of the hydrogen gas causes the release of electrons which are then passed to the first
electrode while the reduction of protons into hydrogen gas causes the acceptance or
receiving of electrons from the second electrode, thereby inducing a current. The
absorption of the hydrogen by the second mass maintains the second chamber 14 at a low
pressure state. The second mass continues to absorb hydrogen gas until the metal hydride
material approaches its saturation point. The net result is that the high pressure hydrogen
gas is transferred from the first chamber 13 to the second chamber 14 through the
electrochemical cell 12 until hydrogen gas in chamber 13 is depleted or the circuit 23 is
turned off.
Once the first mass of metal hydride material 17 has released the majority of its
associated hydrogen and the second mass of metal hydride material 18 has become
substantially saturated with hydrogen, i.e. an equilibrium is reached, the heat transfer
process is reversed. The heat transfer process is reversed by actuating the first and
second control valves 28 and 31 to their second positions. Thus, the heating fluid
flowing from the heat input conduit 26 is directed into the first bridging conduit 35 so as
to flow to the second control valve 31 which then directs the heating fluid into the second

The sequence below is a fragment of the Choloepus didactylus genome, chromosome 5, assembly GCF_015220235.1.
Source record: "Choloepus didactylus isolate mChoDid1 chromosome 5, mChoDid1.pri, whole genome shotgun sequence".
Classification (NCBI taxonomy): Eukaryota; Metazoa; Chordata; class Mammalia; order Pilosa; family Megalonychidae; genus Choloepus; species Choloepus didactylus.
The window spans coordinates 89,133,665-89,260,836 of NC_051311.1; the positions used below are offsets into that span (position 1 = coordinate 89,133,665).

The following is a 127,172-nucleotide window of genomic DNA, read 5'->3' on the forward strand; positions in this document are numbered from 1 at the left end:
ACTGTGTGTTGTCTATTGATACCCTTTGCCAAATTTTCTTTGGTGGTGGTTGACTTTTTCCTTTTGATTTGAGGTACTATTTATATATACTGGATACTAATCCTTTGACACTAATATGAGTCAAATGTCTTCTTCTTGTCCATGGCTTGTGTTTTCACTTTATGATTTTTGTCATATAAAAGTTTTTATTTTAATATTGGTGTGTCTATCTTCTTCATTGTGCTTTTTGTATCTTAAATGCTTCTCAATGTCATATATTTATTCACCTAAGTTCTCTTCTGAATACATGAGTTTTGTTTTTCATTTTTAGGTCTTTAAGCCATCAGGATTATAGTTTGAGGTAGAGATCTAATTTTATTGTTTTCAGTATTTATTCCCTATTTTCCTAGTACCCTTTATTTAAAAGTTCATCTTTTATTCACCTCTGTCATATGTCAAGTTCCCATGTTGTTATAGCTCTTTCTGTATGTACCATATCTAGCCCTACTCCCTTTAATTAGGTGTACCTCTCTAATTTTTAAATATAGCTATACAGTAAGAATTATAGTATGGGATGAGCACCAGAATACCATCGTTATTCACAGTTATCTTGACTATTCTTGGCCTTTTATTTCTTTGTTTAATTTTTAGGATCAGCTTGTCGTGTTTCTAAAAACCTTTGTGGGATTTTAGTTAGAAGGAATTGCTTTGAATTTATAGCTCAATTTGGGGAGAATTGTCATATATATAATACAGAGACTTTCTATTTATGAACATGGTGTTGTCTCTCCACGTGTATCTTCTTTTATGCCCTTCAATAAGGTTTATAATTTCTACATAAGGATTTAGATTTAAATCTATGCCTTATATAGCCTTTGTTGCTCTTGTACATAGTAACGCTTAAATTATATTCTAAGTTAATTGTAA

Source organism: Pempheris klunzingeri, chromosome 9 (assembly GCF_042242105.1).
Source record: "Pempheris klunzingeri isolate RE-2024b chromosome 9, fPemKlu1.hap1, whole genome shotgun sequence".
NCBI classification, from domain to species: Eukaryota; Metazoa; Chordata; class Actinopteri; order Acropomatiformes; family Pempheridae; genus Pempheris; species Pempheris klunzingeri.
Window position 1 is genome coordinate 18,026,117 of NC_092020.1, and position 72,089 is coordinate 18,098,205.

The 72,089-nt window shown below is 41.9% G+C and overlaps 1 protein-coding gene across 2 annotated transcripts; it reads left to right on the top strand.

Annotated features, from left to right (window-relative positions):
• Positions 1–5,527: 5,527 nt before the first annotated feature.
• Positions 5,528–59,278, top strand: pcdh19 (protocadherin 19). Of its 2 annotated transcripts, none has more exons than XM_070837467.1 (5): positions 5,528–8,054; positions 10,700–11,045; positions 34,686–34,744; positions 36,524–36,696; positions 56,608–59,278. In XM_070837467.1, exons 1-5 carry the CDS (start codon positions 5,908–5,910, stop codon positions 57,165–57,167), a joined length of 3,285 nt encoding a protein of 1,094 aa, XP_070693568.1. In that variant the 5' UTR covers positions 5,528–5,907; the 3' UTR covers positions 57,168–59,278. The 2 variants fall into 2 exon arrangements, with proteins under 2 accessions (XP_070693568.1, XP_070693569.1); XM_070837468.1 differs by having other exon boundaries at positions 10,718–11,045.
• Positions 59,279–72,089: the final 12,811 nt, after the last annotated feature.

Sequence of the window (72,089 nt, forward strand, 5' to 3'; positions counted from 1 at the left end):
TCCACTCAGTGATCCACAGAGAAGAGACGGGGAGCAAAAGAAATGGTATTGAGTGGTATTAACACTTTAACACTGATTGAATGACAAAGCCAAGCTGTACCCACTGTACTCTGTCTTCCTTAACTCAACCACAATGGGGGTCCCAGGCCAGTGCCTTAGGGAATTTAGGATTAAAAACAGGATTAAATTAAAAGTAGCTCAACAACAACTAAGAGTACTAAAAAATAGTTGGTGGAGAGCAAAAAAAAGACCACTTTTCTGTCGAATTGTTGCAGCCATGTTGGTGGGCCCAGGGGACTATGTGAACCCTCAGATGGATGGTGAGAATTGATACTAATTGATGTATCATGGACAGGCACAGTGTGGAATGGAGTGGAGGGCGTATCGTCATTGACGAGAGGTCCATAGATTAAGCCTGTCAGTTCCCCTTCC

heat transfer manifold 34. Similarly, the cooling fluid flowing from the cooling input
conduit 29 is directed into the second bridging conduit 36 so as to flow to the first control
valve 28 which then directs the cooling fluid into the first heat transfer manifold 33. As such, the second mass of metal hydride material 18 is now heated so as to release the
hydrogen gas into the second chamber 14 thereby increasing the pressure therein.
Conversely, the first mass of metal hydride material 17 is now cooled thereby causing it
to absorb hydrogen gas and thereby decrease the pressure within the first chamber 13.
The pressure differential between the first and second chambers once again causes the
hydrogen gas to pass through the electrochemical cell, albeit now in the opposite
direction, thereby creating electricity as previously described.
The transfer of hydrogen across the electrochemical cell creates an energy (work)
in the form of electrical energy through the external load. The voltage across the
electrochemical cell may be calculated by utilizing the following equation:
E= (RT/2F) (IN) (Ph/P,)
where R is the gas constant, T is the cell temperature, F is Faraday constant, and it is